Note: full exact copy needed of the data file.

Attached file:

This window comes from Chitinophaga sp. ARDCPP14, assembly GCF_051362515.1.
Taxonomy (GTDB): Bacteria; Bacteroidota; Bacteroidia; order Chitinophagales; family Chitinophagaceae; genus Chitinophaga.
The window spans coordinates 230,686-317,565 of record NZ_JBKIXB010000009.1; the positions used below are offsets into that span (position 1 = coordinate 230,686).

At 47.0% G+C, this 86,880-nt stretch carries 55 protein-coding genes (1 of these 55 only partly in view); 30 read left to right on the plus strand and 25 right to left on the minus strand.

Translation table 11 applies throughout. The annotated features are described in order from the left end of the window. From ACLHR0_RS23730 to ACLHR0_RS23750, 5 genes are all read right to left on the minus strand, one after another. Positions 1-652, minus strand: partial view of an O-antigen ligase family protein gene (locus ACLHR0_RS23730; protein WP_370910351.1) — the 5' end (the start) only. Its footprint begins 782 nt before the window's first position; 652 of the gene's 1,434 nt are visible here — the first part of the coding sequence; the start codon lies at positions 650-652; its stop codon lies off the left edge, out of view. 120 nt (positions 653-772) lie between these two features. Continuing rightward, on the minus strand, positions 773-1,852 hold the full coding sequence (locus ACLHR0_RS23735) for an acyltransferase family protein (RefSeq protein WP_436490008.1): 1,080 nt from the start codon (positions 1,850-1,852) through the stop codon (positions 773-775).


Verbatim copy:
This window comes from Chitinophaga sp. ARDCPP14, assembly GCF_051362515.1.
Taxonomy (GTDB): Bacteria; Bacteroidota; Bacteroidia; order Chitinophagales; family Chitinophagaceae; genus Chitinophaga.
The window spans coordinates 230,686-317,565 of record NZ_JBKIXB010000009.1; the positions used below are offsets into that span (position 1 = coordinate 230,686).

At 47.0% G+C, this 86,880-nt stretch carries 55 protein-coding genes (1 of these 55 only partly in view); 30 read left to right on the plus strand and 25 right to left on the minus strand.

Translation table 11 applies throughout. The annotated features are described in order from the left end of the window. From ACLHR0_RS23730 to ACLHR0_RS23750, 5 genes are all read right to left on the minus strand, one after another. Positions 1-652, minus strand: partial view of an O-antigen ligase family protein gene (locus ACLHR0_RS23730; protein WP_370910351.1) — the 5' end (the start) only. Its footprint begins 782 nt before the window's first position; 652 of the gene's 1,434 nt are visible here — the first part of the coding sequence; the start codon lies at positions 650-652; its stop codon lies off the left edge, out of view. 120 nt (positions 653-772) lie between these two features. Continuing rightward, on the minus strand, positions 773-1,852 hold the full coding sequence (locus ACLHR0_RS23735) for an acyltransferase family protein (RefSeq protein WP_436490008.1): 1,080 nt from the start codon (positions 1,850-1,852) through the stop codon (positions 773-775).